written by
David Hooper

Podcast Intros – A 3-Part Formula

Podcast Hosting Skills Podcast Marketing 2 min read

While music in your intro sets the mood for your podcast, the copy you use for your intro and how you announce who you are enforces it.

Your podcast intro should answer three questions:

  1. Who are you and who is your podcast for?
  2. What are you talking about?
  3. Why should somebody listen?

Here's an example from RED Podcast:

“This is the RED Podcast. The marketing podcast for experts — Rise above the noise. Expand your audience. Deliver impact. Here’s your host, David Hooper.”

The Art Of Charm uses this:

“This is The Art Of Charm. Learn everything you need to know to crush it in business, love, and life. The Art Of Charm is where ordinary guys become extraordinary men.”

The Most Ripped-Off Podcast Intro Copy

Anytime something is successful, people copy it. We all do this — we take great ideas and improve on them. That’s how innovation works.

But when writing the copy for your podcast intro and the way you'll announce yourself to listeners, don’t use the exact words somebody else is using, neglecting to add your own beliefs, spin, and style. For example, “Welcome to the XYX Podcast, where it’s all about __________, so you can __________ later.”

If you listen to podcasts about business, you’ve likely heard a line very similar to this one on Pat Flynn’s Smart Passive Income.

Pat’s intro:

"Welcome to the Smart Passive Income Podcast, where it’s all about working hard now, so you can sit back and reap the benefits later."

Founded in 2010, Smart Passive Income is one of the most popular podcasts online, getting as many as 350,000 downloads per episode. And Pat has done hundreds of episodes that use this intro copy.

Because Pat reaches so many people with his podcast and so many people want to do what he's doing, lots of people have copied his intro. But what works for Pat, at least when it comes to a podcast intro, won't work for you.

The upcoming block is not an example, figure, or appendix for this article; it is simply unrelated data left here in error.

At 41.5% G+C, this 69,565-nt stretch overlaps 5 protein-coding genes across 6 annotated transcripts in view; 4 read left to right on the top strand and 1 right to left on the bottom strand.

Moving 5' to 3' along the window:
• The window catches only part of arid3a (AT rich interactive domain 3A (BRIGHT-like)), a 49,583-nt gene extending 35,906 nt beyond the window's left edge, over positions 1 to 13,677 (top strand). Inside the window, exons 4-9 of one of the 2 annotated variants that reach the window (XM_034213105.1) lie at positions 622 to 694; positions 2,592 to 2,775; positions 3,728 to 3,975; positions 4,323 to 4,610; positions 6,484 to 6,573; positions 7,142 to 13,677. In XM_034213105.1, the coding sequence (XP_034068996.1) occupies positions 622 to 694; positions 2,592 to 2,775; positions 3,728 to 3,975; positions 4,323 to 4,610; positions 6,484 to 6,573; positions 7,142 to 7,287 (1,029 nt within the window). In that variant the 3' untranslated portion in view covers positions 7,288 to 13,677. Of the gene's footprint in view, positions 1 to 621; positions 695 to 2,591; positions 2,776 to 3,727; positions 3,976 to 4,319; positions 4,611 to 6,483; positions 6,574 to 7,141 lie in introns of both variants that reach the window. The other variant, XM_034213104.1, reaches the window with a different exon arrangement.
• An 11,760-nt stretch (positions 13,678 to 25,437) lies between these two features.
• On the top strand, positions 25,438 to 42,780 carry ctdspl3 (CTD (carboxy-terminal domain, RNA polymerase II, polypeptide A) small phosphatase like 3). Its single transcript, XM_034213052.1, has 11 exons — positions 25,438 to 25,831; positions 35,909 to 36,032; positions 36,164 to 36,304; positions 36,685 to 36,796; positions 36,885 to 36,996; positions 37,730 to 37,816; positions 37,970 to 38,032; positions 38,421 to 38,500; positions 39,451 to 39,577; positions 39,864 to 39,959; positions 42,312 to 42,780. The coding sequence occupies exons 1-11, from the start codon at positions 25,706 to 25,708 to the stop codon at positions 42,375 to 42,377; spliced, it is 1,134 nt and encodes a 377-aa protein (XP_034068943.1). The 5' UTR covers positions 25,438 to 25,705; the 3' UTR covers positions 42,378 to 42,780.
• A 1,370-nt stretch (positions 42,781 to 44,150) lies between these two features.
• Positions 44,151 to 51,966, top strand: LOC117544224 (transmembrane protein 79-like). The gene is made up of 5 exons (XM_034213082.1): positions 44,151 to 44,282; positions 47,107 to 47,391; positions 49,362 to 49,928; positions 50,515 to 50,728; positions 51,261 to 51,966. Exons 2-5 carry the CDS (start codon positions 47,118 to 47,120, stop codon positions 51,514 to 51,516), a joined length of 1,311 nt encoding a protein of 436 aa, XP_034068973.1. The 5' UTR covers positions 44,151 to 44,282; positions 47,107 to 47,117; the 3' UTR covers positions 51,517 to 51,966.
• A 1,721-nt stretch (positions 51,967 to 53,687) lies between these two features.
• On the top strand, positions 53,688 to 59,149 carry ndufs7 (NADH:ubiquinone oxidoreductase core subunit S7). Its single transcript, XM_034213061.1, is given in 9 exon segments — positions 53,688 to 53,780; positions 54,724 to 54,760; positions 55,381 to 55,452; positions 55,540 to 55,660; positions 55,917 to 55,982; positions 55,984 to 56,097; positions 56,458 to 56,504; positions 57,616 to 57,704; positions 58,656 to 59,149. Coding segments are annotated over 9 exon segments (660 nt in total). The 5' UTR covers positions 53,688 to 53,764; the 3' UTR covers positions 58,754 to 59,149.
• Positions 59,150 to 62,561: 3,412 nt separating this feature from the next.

The reason somebody will listen to your podcast is because you have something nobody else can offer. That sounds cheesy, and maybe it is cheesy, but podcast listeners have virtually unlimited listening choices, each available without any extra work. Nobody is going to listen to a copy of something (or someone) when they can get the real thing just as easily.

If you want to have a successful podcast, you need to deliver your message in a way nobody else can. Using somebody else's words doesn’t set the proper stage for you to do this.

Let Your Freak Flag Fly

Jeff Brown of Read to Lead Podcast uses this intro:

I believe that intentional and consistent reading
is key
to/for success
in business and in life.

It's a flag in the ground – a statement that lets listeners know where you stand. And using Jeff’s “worldview” formula, you can do something similar with your podcast intro.

The "Worldview" Template

I believe that (fill in the blank): ____________ (OR: I believe that doing _______ )

is __________________ (key? instrumental? a must?)

to/for ________________ (success / overcoming X / achieving X)

in __________________________ (this and/or that endeavor).

Your podcast intro is like your name — it’s your identity. It attracts the people you want to listen and repels those for whom what you do isn’t a match. Own it and attract your audience, not somebody else's.

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